Here is some interesting info on these important Jewish holidays
Jewish New Year (Rosh Hashanah) is being celebrated. It started at sundown; the two-day event which marks the first day of the Jewish new year was heralded by the blowing of the shofar, an ancient ram’s horn. Rosh Hashanah is a time for family and friendship - and also tzedakah - the act of giving to those less fortunate. Rosh Hashanah is nearly always celebrated in September or October. It is celebrated as one day by some denominations and two days by others.
Rosh Hashanah commemorates the creation of the world and marks the beginning of the Days of Awe, a 10-day period of introspection, reflection and making resolutions. It culminates in the Yom Kippur holiday, also known as the Day of Atonement.
The traditional greeting at this time, one of the two High Holy Days in the Jewish religion is Shana Tova! or sometimes said as Shana Tova um’tukah. In Hebrew, the word Shana means 'year' and Tova means 'good' while um’tukah means 'sweet'. So the greeting ‘Shana Tova!’ literally means have a good, sweet year – the English language equivalent of ‘Shana Tova um’tukah!’ would be ‘Have a Happy and prosperous New Year!”.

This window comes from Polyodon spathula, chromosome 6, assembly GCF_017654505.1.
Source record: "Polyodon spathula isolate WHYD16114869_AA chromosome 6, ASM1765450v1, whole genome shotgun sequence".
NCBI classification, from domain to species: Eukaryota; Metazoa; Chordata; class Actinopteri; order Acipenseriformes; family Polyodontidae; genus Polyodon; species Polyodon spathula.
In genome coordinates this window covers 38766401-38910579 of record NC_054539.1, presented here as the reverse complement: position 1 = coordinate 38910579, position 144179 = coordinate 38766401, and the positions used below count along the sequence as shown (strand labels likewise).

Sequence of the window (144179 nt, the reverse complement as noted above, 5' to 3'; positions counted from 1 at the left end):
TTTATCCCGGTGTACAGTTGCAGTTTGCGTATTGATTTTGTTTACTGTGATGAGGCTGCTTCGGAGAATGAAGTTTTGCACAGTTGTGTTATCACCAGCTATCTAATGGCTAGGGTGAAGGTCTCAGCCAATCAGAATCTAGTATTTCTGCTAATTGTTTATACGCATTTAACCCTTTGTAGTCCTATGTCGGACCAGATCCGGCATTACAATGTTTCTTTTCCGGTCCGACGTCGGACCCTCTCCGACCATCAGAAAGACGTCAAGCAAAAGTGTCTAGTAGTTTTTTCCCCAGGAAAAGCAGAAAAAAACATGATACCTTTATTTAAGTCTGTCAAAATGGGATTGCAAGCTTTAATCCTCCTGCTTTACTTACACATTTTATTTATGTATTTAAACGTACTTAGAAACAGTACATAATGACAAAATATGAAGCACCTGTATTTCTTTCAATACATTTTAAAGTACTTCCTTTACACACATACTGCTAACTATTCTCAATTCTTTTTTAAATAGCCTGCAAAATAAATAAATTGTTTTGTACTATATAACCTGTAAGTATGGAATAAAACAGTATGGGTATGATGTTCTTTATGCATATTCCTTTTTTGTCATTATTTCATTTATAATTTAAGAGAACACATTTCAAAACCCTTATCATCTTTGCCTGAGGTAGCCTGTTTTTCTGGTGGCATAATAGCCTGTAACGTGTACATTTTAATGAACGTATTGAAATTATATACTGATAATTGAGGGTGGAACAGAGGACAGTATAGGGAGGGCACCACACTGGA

Sweet foods are traditionally eaten through the celebrations – slices of apple dipped in honey, pomegranate and braided challah bread are traditionally eaten during the celebrations. The challah bread is usually baked in a round shape to symbolize either the cyclical nature of life or the crown of God. Raisins are sometimes added to the dough for a sweet new year. Shana Tova!
And now a word from Elvis:
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